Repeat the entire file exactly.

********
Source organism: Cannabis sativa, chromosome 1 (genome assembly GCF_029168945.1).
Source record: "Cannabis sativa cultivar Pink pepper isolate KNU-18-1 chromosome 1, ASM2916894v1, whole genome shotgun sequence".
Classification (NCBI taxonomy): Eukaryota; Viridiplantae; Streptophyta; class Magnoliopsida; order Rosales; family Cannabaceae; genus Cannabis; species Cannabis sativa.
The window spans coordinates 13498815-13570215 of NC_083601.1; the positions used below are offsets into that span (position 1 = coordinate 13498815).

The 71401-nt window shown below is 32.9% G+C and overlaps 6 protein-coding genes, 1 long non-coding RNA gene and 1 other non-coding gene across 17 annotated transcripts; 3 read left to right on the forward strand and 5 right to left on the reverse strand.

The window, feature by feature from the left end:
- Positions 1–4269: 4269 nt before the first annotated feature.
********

Source organism: Cannabis sativa, chromosome 1 (genome assembly GCF_029168945.1).
Source record: "Cannabis sativa cultivar Pink pepper isolate KNU-18-1 chromosome 1, ASM2916894v1, whole genome shotgun sequence".
Classification (NCBI taxonomy): Eukaryota; Viridiplantae; Streptophyta; class Magnoliopsida; order Rosales; family Cannabaceae; genus Cannabis; species Cannabis sativa.
The window spans coordinates 13498815-13570215 of NC_083601.1; the positions used below are offsets into that span (position 1 = coordinate 13498815).

The 71401-nt window shown below is 32.9% G+C and overlaps 6 protein-coding genes, 1 long non-coding RNA gene and 1 other non-coding gene across 17 annotated transcripts; 3 read left to right on the forward strand and 5 right to left on the reverse strand.

The window, feature by feature from the left end:
- Positions 1–4269: 4269 nt before the first annotated feature.